Just as silicon is the wonder material for the computer age, carbon nanotubes will most likely be the materials responsible for the next evolutionary step in electronics and computing. Their extraordinary properties have identified them as having the potential to revolutionise many technologies.
In particular, it is widely believed that carbon nanotubes will take electronic devices to the next level. Many people expect the hugely popular LCD and plasma screens of today to be replaced by field emission flat screen displays (FED-TV). FED-TV’s take all the best aspects of CRT’s, LCD’s and plasma TV’s and roll them into a single package. While the technology exists, manufacturers are at present unable to compete with LCD’s and plasma displays on a cost basis. However, carbon nanotubes have the ability to change all that.
In order to incorporate carbon nanotubes into devices like these field emission flat screen displays, an intimate knowledge of the properties of various forms of carbon nanotubes is invaluable. Researchers from University of Latvia, University College Cork, Trinity College Dublin, University of London and Mid Sweden University have just published work characterizing the conductive and field emission properties of single and multi walled carbon nanotubes.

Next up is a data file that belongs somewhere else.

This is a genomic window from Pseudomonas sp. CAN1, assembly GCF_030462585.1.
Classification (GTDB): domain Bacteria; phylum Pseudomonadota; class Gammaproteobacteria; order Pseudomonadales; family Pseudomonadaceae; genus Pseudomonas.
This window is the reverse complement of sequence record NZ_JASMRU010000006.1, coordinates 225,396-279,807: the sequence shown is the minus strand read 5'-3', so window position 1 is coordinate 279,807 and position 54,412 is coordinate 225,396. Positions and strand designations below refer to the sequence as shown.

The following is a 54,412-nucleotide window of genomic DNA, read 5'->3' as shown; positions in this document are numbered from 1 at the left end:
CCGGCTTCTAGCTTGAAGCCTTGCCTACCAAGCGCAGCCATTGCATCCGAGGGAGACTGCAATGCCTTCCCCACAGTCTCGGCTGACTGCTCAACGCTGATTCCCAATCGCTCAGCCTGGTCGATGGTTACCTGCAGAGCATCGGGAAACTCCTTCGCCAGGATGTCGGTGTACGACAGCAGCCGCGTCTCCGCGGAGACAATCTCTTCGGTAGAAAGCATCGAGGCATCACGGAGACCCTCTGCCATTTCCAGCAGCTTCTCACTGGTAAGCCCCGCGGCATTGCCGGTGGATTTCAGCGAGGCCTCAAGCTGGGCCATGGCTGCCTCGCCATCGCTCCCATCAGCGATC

The work by Jana Andzane, Joseph M. Tobin, Zhonglai Li, Juris Prikulis, Mark Baxendale, Håkan Olin, Justin D. Holmes and Donats Erts has been published in a special edition of the open access journal, AZoJono* and is available in its entirety at http://www.azonano.com/Details.asp?ArticleID=2038. This special edition of AZoJono features a number of papers from DESYGN-IT, the project seeking to secure Europe as the international scientific leader in the design, synthesis, growth, characterisation and application of nanotubes, nanowires and nanotube arrays for industrial technology.
In their work, the conductive and field emission properties of individual single and multi-walled carbon nanotubes were assessed using an in-situ transmission electron microscope-scanning tunnelling microscope (TEM-STM) technique. The nanotubes were grown by chemical vapour and supercritical fluid deposition techniques. Experimental field emission characteristics for all carbon nanotubes investigated fitted well to the Fowler-Nordheim equation when different work functions were applied. Differences in field emission and conductive properties are analysed and related to the structure of the carbon nanotubes. The method presented can be applied in order to make in situ selection of carbon nanotubes with desired properties for specific electronic applications.
The researchers found that conductivity and field emission properties were nanotube structure dependent. The structure of the outer layers and whether or not the nanotubes were filled with C60 molecules were key factors in determining the properties of the carbon nanotubes.
hese findings make a significant contribution to the understanding of the structure/property relationships for carbon nanotubes, which in turn bring the next generation flat panel televisions and monitors a bit closer to our lounge rooms and offices.
Dr. Ian Birkby | EurekAlert!
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